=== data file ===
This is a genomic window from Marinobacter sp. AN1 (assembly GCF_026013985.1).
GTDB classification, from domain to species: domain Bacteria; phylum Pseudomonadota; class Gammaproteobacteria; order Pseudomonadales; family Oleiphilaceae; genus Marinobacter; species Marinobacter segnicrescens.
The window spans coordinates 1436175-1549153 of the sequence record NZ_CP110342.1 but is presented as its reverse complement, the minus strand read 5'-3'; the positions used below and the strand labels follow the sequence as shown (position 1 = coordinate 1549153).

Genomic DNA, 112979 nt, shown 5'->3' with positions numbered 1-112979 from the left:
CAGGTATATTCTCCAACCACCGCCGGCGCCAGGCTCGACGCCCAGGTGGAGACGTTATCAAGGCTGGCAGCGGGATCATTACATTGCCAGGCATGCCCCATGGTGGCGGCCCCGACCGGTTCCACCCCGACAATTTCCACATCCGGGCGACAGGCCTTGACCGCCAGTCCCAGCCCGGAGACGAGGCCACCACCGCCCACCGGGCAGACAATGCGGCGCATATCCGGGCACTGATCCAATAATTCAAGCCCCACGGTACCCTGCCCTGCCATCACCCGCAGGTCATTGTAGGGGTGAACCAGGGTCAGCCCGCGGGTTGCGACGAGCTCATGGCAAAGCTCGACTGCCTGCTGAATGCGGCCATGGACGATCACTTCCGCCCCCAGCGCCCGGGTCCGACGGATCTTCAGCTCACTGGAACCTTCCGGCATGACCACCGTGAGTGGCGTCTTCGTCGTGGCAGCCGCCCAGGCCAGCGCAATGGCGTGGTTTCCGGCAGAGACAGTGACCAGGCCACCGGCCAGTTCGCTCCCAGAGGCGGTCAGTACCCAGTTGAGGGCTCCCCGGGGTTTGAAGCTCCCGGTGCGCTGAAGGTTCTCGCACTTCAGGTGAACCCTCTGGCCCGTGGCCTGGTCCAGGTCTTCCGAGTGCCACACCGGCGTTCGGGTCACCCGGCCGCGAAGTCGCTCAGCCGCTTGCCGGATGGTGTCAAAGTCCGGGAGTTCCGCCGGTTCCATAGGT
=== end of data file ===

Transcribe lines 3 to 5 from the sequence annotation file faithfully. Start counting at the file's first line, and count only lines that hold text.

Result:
The window spans coordinates 1436175-1549153 of the sequence record NZ_CP110342.1 but is presented as its reverse complement, the minus strand read 5'-3'; the positions used below and the strand labels follow the sequence as shown (position 1 = coordinate 1549153).

Genomic DNA, 112979 nt, shown 5'->3' with positions numbered 1-112979 from the left:
CAGGTATATTCTCCAACCACCGCCGGCGCCAGGCTCGACGCCCAGGTGGAGACGTTATCAAGGCTGGCAGCGGGATCATTACATTGCCAGGCATGCCCCATGGTGGCGGCCCCGACCGGTTCCACCCCGACAATTTCCACATCCGGGCGACAGGCCTTGACCGCCAGTCCCAGCCCGGAGACGAGGCCACCACCGCCCACCGGGCAGACAATGCGGCGCATATCCGGGCACTGATCCAATAATTCAAGCCCCACGGTACCCTGCCCTGCCATCACCCGCAGGTCATTGTAGGGGTGAACCAGGGTCAGCCCGCGGGTTGCGACGAGCTCATGGCAAAGCTCGACTGCCTGCTGAATGCGGCCATGGACGATCACTTCCGCCCCCAGCGCCCGGGTCCGACGGATCTTCAGCTCACTGGAACCTTCCGGCATGACCACCGTGAGTGGCGTCTTCGTCGTGGCAGCCGCCCAGGCCAGCGCAATGGCGTGGTTTCCGGCAGAGACAGTGACCAGGCCACCGGCCAGTTCGCTCCCAGAGGCGGTCAGTACCCAGTTGAGGGCTCCCCGGGGTTTGAAGCTCCCGGTGCGCTGAAGGTTCTCGCACTTCAGGTGAACCCTCTGGCCCGTGGCCTGGTCCAGGTCTTCCGAGTGCCACACCGGCGTTCGGGTCACCCGGCCGCGAAGTCGCTCAGCCGCTTGCCGGATGGTGTCAAAGTCCGGGAGTTCCGCCGGTTCCATAGGT